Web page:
An Erasmus accessibility strategy wanted
BRUSSELS – The Erasmus Impact Study brings evidence of the need to continue to improve funding schemes and implement strategies to widen access to mobility programmes in higher education. The European Commission presented the findings of this report on 22 September.
Although student mobility has been increasing over the past years and the amount of students from a lower socioeconomic background has increased proportionally, mobility still remains a privilege of the few.. According to the survey, financial reasons constitute the biggest obstacle for mobility for more than fifty per cent of non-mobile students. This can for example be due to uncertainty about the costs of the study abroad or insufficient financial support. More than twenty per cent of the students claimed that the supporting grant would be insufficient to cover the costs.
Some worrying observations applied also to certain countries participating in the Erasmus programme. A majority of the outgoing Erasmus students from Spain is for example just supplemented with half of the average monthly support. Spanish students received €143 monthly grant, compared to Erasmus average of €272. More than 33 thousand students from Spain participated in mobility programmes in the last academic year.
“Many students refuse to file in the applications for the mobility programmes, because the financial support will not be enough to cover their living expenses abroad,” says Erin Nordal, Vice-Chairperson of the European Students’ Union. “We need to provide additional funding for student mobility in order to increase the accessibility of the programme. It is extremely important in order to increase the participation of students from underrepresented groups.”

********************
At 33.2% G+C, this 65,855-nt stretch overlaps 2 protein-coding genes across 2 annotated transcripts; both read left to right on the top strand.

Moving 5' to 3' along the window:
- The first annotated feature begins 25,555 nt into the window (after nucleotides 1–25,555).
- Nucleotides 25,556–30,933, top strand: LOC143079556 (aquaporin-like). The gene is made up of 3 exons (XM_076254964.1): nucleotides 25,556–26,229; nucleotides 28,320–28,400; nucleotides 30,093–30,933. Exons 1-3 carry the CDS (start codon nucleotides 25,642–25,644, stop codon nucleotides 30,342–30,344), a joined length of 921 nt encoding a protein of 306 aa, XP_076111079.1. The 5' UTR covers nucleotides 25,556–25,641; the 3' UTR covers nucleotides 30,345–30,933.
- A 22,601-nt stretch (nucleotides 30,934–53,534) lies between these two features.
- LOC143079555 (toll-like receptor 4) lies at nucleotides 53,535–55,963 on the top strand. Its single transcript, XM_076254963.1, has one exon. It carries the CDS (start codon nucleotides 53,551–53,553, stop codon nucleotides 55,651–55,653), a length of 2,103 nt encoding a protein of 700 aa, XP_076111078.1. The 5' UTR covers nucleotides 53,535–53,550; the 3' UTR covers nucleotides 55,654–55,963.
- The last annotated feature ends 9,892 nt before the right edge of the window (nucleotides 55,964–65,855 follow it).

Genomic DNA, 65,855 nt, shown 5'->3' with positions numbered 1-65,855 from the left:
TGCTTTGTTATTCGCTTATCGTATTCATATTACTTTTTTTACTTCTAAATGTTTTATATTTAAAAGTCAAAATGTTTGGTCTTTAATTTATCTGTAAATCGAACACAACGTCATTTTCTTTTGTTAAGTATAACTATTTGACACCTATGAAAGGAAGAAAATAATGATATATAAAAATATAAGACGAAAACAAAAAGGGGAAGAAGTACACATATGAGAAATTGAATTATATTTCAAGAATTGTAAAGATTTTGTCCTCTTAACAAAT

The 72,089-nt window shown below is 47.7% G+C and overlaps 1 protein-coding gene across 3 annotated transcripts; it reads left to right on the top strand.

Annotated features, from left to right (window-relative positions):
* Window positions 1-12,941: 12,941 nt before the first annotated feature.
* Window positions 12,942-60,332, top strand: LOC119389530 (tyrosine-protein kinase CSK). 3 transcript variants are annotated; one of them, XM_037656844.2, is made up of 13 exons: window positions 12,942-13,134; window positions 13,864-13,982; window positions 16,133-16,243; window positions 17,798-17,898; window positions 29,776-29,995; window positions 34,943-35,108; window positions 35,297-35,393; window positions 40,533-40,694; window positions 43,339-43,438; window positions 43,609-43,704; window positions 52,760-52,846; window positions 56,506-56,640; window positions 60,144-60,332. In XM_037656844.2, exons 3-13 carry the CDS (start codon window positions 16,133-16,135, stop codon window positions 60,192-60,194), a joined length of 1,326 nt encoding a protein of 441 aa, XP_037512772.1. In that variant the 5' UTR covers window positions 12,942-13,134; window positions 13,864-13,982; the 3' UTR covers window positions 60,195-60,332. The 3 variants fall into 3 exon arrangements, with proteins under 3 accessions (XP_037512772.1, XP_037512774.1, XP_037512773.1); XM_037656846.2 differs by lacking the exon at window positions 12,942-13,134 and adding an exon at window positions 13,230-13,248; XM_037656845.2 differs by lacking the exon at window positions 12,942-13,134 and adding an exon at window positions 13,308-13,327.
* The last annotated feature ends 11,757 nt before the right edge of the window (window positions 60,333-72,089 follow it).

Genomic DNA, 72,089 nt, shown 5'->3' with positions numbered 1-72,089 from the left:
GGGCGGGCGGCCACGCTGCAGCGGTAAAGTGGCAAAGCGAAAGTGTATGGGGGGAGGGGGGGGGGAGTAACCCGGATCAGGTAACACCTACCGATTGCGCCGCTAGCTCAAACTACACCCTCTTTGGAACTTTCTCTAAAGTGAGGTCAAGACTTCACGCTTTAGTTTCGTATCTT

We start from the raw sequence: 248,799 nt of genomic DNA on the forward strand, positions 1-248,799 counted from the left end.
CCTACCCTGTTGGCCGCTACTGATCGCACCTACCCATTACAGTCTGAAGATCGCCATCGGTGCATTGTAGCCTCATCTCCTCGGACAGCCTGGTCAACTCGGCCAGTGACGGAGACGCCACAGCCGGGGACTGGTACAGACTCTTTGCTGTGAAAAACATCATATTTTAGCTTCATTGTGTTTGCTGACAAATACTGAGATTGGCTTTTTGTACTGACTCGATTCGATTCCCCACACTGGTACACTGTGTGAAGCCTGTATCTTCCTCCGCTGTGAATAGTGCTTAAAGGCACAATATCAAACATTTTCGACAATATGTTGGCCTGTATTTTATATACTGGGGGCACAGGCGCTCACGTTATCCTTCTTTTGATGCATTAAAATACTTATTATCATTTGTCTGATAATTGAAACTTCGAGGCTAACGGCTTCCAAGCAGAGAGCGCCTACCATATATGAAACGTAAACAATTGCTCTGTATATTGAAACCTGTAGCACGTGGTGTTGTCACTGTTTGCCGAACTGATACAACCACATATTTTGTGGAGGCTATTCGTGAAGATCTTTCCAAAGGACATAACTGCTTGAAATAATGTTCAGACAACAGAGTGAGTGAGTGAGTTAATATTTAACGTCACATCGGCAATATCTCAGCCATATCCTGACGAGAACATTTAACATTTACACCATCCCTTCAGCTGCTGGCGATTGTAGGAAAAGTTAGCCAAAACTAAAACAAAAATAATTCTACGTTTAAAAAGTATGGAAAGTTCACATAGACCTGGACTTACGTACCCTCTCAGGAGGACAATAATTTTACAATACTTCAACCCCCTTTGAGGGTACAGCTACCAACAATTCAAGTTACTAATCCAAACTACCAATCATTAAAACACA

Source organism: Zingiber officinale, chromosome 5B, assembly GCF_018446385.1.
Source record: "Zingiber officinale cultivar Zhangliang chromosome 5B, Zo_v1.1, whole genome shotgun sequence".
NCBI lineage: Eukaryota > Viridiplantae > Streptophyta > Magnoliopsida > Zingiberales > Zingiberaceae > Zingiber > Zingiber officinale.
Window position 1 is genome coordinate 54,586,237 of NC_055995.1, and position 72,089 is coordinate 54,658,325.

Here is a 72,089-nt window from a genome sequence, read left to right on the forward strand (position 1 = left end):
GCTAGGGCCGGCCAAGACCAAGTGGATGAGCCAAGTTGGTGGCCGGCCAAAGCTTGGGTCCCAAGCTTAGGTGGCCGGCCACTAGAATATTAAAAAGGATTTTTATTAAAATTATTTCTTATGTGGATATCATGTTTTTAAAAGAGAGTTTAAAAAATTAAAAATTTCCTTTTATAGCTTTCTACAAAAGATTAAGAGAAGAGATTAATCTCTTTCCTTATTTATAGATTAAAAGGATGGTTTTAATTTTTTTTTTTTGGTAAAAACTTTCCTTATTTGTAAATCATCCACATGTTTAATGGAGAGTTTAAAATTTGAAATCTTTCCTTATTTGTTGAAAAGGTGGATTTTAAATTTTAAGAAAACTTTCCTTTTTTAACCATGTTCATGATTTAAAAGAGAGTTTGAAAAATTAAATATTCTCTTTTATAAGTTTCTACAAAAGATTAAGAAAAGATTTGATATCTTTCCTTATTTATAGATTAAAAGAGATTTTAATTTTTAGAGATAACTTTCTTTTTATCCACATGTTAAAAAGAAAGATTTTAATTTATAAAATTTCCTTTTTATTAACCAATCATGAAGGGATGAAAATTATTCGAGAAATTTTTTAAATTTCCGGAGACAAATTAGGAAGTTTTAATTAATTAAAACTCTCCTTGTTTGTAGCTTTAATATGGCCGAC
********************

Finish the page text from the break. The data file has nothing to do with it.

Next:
Barriers to mobility
Education and socio-economic background, age and special needs are also factors that influence the students’ decision on whether they should go abroad. A majority of mobile students come from backgrounds where their parents received higher education themselves. Eighty per cent of all mobile students are between 21 and 26 years old. Other age groups are merely represented. Only 0,1 per cent of all participants of Erasmus mobility programme are students with disabilities. The new Erasmus+ programme offers improved opportunities for students with disabilities, but the Erasmus Impact Study brings additional evidence of the need for a long-term strategy to ensure accessibility to the Erasmus programme for all students.
Interestingly, students also still claim that one of the largest barriers is a lack of information about the Erasmus programme. Problems with the recognition of academic qualifications and uncertainty about the quality of the programmes are also mentioned.
“All students, regardless of their background should be able to take part in mobility programmes. The results of this study should encourage the EU, member states and the European Higher Education Area to take actions to ensure that the mobility programmes are accessible and inclusive. We also need to address the quality of mobility programmes and keep working on the automatic recognition of academic qualifications,” emphasises Nordal.
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For more information, please contact:
Erin Nordal, ESU’s Vice-Chairperson: +32/479.126.390 // firstname.lastname@example.org or Robert Hlynur Baldursson, ESU Communications Manager: +32/473.669.894 // email@example.com
The European Students’ Union, headquartered in Brussels, is the umbrella organisation of 47 national unions of students from 39 European countries. ESU represents and promotes the educational, social, economical and cultural interests of students at the European level. Through its member unions, ESU represents over 11 million students in Europe. To find out more about ESU, follow us on Twitter @ESUtwt, check out or Facebook page or visit www.esu-online.org. ESU celebrates its 30th anniversary in 2012.